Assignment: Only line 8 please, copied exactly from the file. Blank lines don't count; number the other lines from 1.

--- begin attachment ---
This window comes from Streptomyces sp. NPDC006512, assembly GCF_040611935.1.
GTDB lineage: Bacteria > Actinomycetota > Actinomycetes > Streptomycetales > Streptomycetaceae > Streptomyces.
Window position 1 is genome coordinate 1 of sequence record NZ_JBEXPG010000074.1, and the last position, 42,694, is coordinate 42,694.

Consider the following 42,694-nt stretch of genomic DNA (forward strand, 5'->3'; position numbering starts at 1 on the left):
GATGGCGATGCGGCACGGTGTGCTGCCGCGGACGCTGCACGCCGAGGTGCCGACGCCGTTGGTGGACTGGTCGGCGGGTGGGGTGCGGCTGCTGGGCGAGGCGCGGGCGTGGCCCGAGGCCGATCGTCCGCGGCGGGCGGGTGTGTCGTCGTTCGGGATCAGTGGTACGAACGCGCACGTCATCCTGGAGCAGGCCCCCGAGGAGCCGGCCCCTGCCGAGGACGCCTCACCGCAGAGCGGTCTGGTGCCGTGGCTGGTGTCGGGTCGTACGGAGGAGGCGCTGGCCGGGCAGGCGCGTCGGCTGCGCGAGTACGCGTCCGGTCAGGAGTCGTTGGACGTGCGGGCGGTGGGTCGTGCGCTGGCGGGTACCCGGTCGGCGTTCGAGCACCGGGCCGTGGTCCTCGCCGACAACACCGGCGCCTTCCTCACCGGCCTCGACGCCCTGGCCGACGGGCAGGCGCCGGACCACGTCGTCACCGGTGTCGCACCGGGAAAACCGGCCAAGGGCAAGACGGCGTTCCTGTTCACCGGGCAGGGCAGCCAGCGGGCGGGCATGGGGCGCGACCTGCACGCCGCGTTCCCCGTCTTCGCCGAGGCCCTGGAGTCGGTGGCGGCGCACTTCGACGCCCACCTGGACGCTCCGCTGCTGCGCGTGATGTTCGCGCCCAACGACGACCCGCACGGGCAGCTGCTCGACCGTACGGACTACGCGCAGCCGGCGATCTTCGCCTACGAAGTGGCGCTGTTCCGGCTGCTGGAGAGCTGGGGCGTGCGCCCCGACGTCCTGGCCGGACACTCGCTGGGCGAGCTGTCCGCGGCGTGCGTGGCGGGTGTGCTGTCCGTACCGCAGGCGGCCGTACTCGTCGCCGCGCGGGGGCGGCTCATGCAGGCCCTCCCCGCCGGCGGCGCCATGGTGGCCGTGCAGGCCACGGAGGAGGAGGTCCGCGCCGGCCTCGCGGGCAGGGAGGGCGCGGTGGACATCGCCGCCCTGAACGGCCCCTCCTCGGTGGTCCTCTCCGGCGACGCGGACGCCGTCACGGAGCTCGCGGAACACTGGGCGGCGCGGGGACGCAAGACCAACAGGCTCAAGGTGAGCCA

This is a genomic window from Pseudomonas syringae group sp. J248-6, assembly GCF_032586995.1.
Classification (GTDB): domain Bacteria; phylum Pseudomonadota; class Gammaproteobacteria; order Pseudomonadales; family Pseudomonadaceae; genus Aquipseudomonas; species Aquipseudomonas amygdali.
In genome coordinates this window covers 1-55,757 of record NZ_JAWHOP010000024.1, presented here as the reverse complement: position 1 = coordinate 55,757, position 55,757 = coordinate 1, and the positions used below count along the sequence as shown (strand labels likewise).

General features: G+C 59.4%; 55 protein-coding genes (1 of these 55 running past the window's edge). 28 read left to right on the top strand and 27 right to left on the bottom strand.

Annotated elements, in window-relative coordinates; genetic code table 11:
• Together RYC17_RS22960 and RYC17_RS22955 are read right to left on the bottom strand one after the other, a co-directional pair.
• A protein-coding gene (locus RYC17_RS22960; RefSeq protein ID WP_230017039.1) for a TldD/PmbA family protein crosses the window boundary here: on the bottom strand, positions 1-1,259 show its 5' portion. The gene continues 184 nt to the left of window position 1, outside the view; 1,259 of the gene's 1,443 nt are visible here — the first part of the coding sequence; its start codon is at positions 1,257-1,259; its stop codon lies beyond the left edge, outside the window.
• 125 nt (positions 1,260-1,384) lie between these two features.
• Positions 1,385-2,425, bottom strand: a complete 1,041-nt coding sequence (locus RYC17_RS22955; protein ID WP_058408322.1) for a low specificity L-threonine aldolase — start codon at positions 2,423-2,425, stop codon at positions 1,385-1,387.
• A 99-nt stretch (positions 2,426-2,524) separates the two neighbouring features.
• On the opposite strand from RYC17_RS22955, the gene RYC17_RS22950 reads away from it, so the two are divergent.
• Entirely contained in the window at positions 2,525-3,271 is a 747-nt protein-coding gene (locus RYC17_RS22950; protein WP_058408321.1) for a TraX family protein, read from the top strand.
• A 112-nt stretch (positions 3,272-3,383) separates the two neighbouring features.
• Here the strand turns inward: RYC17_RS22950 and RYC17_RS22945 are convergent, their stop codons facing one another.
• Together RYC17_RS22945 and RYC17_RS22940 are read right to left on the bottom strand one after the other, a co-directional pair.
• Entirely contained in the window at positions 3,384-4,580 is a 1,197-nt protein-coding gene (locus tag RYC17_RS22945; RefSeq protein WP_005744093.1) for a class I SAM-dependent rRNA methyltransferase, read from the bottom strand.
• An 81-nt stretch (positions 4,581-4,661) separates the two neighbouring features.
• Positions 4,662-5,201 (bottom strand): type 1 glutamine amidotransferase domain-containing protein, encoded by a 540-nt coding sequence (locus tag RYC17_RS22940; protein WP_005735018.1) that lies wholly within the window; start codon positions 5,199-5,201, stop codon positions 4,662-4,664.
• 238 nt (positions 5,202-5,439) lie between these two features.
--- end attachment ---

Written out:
In genome coordinates this window covers 1-55,757 of record NZ_JAWHOP010000024.1, presented here as the reverse complement: position 1 = coordinate 55,757, position 55,757 = coordinate 1, and the positions used below count along the sequence as shown (strand labels likewise).